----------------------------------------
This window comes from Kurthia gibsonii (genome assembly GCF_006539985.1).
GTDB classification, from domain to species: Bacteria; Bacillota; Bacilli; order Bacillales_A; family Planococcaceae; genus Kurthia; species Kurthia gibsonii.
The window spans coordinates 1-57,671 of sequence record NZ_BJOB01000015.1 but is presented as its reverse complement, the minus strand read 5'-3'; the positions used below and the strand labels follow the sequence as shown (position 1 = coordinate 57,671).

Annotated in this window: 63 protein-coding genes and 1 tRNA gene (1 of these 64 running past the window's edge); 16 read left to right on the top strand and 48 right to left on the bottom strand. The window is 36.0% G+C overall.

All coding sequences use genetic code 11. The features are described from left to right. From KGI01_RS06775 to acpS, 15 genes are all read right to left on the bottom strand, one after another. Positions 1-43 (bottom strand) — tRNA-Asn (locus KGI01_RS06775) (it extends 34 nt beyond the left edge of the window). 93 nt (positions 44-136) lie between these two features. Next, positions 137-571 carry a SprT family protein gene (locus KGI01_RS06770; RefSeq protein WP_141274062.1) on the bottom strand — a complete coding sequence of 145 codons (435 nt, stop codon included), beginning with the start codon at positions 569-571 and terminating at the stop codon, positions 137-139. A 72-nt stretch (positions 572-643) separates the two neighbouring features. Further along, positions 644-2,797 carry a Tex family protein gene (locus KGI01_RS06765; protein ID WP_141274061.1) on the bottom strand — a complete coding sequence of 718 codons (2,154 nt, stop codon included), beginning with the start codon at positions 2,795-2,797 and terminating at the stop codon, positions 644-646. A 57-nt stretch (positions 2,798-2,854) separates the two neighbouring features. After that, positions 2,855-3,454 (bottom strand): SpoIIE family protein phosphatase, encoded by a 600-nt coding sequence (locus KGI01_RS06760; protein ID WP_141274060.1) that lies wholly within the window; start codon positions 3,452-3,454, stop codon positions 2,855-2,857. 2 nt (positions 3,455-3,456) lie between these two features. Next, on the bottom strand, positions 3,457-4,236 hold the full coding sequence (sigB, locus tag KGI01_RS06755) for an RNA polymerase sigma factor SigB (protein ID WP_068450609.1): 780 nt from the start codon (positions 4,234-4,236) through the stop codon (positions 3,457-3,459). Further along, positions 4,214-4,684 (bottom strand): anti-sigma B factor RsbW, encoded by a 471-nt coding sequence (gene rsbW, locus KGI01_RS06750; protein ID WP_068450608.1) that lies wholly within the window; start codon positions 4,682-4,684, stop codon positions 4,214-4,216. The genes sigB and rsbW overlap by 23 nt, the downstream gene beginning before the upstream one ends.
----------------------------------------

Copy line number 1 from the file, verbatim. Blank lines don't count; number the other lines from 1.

This window comes from Kurthia gibsonii (genome assembly GCF_006539985.1).